Friday, September 16, 2005

Moore's miniaturization dream

Interesting piece on the ever-shrinking, lightening speed chips.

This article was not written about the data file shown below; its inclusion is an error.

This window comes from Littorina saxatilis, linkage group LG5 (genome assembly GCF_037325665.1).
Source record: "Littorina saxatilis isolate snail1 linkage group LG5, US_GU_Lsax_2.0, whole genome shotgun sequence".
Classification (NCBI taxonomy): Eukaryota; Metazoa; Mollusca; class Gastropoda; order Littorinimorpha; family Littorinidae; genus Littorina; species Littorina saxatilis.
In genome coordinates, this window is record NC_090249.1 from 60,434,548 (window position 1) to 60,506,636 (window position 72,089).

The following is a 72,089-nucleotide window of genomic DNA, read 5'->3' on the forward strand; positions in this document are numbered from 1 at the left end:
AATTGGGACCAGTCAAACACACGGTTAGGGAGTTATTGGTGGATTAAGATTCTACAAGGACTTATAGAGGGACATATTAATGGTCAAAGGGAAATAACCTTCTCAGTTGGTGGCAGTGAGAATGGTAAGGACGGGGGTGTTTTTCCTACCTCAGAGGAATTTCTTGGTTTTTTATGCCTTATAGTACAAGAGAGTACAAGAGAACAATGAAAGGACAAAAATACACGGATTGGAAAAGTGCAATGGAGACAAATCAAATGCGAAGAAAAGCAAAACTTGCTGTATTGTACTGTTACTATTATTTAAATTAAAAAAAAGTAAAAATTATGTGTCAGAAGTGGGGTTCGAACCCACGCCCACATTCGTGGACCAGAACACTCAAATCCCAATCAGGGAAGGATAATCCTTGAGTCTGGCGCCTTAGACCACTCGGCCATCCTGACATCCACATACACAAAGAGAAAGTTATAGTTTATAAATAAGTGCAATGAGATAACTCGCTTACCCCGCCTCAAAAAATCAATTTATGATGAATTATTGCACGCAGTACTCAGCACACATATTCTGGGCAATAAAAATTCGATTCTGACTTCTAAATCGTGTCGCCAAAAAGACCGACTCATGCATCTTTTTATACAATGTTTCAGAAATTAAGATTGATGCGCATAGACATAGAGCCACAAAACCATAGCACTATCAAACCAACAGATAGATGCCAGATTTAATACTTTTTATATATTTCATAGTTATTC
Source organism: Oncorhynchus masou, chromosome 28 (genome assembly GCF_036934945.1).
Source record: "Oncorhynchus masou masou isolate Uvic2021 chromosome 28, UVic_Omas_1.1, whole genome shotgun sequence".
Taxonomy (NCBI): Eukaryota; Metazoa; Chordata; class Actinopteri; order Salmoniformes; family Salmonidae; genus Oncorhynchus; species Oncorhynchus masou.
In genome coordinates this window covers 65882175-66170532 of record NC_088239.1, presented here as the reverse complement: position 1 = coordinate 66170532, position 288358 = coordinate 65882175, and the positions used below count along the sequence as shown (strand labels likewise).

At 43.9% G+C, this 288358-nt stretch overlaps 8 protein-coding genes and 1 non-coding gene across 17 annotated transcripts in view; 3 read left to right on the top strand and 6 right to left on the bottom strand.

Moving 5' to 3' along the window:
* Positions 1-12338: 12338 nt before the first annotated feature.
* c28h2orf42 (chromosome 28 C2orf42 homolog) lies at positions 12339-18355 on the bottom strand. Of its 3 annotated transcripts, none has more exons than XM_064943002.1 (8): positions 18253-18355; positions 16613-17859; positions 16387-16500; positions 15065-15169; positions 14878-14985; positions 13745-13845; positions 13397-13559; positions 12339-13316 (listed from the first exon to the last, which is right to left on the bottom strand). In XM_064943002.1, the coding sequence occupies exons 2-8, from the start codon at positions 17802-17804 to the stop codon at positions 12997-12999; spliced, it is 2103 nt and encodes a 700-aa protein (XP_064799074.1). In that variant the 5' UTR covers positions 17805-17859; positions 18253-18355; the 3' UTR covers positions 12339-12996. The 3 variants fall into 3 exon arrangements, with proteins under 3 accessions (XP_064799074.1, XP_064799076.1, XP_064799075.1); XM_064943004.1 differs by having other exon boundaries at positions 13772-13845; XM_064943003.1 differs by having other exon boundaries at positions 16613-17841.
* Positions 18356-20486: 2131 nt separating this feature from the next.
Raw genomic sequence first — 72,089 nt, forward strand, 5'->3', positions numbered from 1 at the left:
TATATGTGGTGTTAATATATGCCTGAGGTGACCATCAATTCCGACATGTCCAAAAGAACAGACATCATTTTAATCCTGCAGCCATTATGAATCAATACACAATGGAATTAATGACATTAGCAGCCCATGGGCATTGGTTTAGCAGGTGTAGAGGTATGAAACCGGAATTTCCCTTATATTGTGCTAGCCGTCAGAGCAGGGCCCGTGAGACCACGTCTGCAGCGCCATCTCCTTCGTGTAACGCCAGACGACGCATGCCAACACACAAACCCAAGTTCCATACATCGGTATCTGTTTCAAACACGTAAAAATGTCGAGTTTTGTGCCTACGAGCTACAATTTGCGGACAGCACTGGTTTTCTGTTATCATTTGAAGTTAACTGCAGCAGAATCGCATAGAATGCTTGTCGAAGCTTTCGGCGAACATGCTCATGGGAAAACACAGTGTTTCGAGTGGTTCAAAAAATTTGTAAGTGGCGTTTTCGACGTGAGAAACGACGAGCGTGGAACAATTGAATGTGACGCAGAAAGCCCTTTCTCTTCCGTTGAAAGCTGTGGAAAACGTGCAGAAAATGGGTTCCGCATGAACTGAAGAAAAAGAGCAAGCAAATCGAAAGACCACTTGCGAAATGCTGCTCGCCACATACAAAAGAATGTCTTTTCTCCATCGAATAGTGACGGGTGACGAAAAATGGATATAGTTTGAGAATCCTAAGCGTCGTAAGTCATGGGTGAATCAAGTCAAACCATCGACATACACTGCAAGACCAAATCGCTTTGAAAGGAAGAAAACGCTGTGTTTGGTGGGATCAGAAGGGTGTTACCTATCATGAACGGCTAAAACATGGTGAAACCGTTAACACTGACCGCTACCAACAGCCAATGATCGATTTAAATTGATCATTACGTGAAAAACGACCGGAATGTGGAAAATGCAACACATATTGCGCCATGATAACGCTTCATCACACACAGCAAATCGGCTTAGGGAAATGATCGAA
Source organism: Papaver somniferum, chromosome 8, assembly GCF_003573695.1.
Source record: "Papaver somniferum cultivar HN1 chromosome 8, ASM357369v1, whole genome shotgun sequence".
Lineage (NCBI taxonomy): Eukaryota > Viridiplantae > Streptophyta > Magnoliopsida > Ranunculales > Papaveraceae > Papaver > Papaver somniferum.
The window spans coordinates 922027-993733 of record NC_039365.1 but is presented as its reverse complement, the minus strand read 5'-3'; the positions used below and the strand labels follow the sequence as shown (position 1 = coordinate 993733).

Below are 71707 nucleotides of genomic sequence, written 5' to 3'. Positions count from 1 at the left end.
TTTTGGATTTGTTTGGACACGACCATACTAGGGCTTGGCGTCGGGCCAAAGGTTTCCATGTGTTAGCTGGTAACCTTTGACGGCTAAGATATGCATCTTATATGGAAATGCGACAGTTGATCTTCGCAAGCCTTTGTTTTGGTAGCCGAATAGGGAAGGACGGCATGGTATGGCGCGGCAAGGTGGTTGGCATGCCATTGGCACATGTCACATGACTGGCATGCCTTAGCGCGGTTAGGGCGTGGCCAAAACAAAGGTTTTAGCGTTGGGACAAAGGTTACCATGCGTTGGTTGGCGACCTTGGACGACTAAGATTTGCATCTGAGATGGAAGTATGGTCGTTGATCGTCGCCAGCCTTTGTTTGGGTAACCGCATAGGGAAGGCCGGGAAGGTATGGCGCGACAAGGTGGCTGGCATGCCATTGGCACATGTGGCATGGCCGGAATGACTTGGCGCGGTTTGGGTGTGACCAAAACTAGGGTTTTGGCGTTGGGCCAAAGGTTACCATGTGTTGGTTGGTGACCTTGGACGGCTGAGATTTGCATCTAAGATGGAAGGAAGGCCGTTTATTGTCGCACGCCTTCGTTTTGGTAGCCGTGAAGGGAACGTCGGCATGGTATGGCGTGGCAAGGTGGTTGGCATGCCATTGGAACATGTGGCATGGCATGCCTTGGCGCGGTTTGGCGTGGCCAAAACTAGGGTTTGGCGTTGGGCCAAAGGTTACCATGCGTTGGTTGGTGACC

Chip makers brace for slower pace in Moore's Law By Lucas van Grinsven and Nathan Layne TOKYO (Reuters) - The journey to ever smaller, faster and cheaper chips is slowing down and may put a big dent in sales and profits of the semiconductor sector and even the economy, industry players and analysts said this week. Until recently, chip makers doubled the capacity of their products at the same size and cost every 18 to 24 months, helped by miniaturization and scale advantages, a phenomenon known as Moore's Law, named after the Intel co-founder Gordon Moore who predicted this trend as early as in 1965. As Moore predicted, a transistor that cost about $1 in 1968 dropped to just under 10 cents in about five years. The cost again fell 10-fold every four to five years until 1985 when the cycle lengthened to seven years, according to Intel and Dataquest data. Technically, his trendline continues, with lithography machines steadily shrinking the detail on a chip from 130 nanometers in 2001 to 90 nm in 2003 to 65 nm 2005 and set to move to commercial chips with 45-nm detail in 2007. Miniaturization boosts chip processing speed by cutting down on the distance the electric load must travel. But only the biggest chip producers are installing the latest and most expensive machines. This is effectively slowing down Moore's Law, chip makers say. (read full article)